"Mommy, I want a baby brother or sister, but I know God doesn't give us everything we ask for." This sweet poignant comment came after many conversations of faith with my then four-year-old. She noticed most of her friends have siblings and would ask why she didn't. I shared, fighting back tears, that sometimes God gives you what you want and other times He doesn't and we don't really know why, but He is good and we need to work through how.
As I have tried to process our story, I've tried to use it as an opportunity to teach my daughter that life can be tough and confusing, and it is good to wrestle with the hard questions and disappointments. Pat answers can leave you with a nice feeling for a moment, but drilling down into the tough stuff develops a weatherproof soul. I so want this for my daughter. I need this for me.
A friend mentioned how we can only find emotional balance if we learn how to hold the good (met expectations & blessings) with the bad (sadness, disappointment, loss, & longing). If we try to drop one for the sake of the other, we go off kilter and throw a way a very real part of our story. We have to hold both in tension.
My blessings are definitely abundant. For one, I have the greatest guy to call my husband. He has integrity, is intuitive, and talking and spending time with him is my very favorite thing on earth. My daughter - I am just in awe of her, and the cool human she is turning into. And the fact that I get to be her mom? I'm so humbled. We have great family and friends and have all our needs and many wants provided.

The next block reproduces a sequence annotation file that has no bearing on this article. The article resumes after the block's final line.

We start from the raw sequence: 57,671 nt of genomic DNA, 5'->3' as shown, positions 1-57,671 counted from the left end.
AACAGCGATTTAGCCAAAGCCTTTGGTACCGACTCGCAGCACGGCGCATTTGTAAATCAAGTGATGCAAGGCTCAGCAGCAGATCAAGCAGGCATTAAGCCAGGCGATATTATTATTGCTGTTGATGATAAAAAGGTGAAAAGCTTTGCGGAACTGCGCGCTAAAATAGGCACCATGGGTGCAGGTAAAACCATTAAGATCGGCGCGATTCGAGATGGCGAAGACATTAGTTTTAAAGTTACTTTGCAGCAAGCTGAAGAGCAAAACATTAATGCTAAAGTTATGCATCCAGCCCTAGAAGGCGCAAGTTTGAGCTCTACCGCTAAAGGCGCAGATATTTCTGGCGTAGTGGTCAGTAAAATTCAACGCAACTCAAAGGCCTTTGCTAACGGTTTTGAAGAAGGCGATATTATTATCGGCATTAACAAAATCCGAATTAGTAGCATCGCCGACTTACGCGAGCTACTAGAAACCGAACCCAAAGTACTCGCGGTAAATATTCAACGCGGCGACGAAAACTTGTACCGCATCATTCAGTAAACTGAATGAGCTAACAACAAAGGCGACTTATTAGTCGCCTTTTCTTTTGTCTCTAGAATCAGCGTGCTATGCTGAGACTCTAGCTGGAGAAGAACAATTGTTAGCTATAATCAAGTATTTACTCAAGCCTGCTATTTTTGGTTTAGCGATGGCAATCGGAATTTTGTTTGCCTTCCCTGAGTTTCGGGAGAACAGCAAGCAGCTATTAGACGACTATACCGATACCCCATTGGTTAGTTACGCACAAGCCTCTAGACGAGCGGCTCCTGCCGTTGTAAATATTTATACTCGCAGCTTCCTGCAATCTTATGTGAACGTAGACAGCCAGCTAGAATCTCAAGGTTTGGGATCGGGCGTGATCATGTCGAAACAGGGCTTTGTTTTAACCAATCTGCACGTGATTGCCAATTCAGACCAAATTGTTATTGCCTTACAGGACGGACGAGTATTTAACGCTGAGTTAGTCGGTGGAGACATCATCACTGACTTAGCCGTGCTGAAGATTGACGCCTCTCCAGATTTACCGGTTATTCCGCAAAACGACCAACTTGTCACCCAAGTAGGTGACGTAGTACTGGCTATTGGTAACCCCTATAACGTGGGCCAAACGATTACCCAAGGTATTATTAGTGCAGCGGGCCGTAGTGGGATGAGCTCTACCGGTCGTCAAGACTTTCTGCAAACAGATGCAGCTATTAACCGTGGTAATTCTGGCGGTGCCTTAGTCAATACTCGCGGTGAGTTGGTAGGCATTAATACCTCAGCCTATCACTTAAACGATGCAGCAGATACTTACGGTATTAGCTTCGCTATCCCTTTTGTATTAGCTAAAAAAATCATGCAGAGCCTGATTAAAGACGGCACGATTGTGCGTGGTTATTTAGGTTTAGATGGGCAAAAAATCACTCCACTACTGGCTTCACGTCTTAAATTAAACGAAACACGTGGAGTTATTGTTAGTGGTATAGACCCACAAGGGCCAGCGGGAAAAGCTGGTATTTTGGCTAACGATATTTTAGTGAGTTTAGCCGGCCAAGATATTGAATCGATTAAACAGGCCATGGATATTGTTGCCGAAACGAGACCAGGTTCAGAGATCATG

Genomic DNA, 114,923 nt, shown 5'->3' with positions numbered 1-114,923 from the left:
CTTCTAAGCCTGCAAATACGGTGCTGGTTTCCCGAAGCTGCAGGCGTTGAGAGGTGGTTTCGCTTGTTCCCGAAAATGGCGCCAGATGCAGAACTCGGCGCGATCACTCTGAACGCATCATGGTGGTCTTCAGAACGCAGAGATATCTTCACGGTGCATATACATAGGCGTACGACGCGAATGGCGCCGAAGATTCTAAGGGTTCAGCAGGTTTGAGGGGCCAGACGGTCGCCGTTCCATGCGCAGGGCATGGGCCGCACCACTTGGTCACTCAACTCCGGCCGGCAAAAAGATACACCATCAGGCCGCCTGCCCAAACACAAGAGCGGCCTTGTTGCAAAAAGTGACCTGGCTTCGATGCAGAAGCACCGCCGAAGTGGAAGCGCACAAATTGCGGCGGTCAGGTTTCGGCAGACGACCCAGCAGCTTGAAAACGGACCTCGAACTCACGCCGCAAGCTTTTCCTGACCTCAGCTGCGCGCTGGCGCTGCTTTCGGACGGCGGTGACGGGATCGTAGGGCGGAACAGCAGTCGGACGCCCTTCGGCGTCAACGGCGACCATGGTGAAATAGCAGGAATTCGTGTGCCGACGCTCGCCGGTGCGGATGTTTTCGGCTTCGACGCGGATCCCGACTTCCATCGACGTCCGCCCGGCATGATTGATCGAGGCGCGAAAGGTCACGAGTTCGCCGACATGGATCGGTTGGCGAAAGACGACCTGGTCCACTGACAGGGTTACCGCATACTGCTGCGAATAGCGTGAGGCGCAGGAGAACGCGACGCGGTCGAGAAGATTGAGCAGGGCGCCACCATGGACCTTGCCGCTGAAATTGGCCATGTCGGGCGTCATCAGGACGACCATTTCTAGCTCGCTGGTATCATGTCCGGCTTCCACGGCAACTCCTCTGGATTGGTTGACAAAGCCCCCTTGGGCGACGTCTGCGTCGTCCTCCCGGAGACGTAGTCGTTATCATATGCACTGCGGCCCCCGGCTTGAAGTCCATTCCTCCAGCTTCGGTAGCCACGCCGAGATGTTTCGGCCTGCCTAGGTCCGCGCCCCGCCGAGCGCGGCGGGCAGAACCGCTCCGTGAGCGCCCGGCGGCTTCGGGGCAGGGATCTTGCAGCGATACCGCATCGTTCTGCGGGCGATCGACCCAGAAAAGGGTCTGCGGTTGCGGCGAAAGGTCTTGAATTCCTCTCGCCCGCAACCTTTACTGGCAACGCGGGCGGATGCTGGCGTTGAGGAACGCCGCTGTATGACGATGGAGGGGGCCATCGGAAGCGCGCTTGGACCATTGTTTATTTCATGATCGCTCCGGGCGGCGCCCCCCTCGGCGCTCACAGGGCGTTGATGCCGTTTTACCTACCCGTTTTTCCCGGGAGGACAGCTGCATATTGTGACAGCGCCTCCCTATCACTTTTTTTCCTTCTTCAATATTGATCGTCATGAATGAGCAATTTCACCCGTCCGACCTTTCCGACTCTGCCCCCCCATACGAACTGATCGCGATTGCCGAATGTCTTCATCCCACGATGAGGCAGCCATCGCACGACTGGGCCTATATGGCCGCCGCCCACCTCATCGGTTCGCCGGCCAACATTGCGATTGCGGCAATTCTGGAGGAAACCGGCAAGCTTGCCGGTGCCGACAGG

Then, there is the tension - the longings that still exist. We have a failed adoption after waiting for over 6 years, something I still can't reconcile and am not sure where that path goes from here. It was, after all, a very real and distinct calling to adopt a child that needed a home. Then weeks after hearing our adoption ended, I found out I was pregnant after years of trying and many specialist visits. The joy was quickly met with unbearable heartbreak, when I learned the pregnancy was ectopic, a tubal pregnancy, and the baby would not survive. I said goodbye to two within a month - a scar in my womb and a scar on my heart.
I still sob when I think about the ones I lost. Even two years since my pregnancy loss, things will bring me back to that time. Yesterday, I was putting antibiotic ointment on a cut and the ointment reminded me of the gel that was used during the ultrasound to find the baby in my uterus to no avail. I sat in my bathroom and wept as if it were yesterday.
I continue to learn this skill of holding things in tension. Life continues to ebb and flow, and I get to practice balancing the load daily. In August of 2018, I learned that through the scars of my past miscarriage, the little embryo that could passed through what was nearly impassable and landed safely and healthily in my womb. My beautiful son came into the world in March of 2019 and is nearing his first birthday. He is a gift, a joy, and I am tremendously grateful for him and for my daughter to have a brother. But, my son's birth doesn't and can't cover the sadness of the loss from adoption and pregnancy.
Even though it is painful and time marches on, I do not want to forget. My husband and I have purposeful reminders of our adoption and pregnancy loss. In our back yard, we planted a magnolia tree so that as it grows large we can imagine the children growing too. At Christmas, we hang six ornaments - ones we purchased each year we waited for our adopted child. I look forward to watching my son and daughter climb the large magnolia tree and, at Christmas, helping me hang the precious ornaments on the tree with gratitude but acknowledging the pings of heartache. Those simple acts will weave our family's story together and I'll do my best to hold the tension with both hands.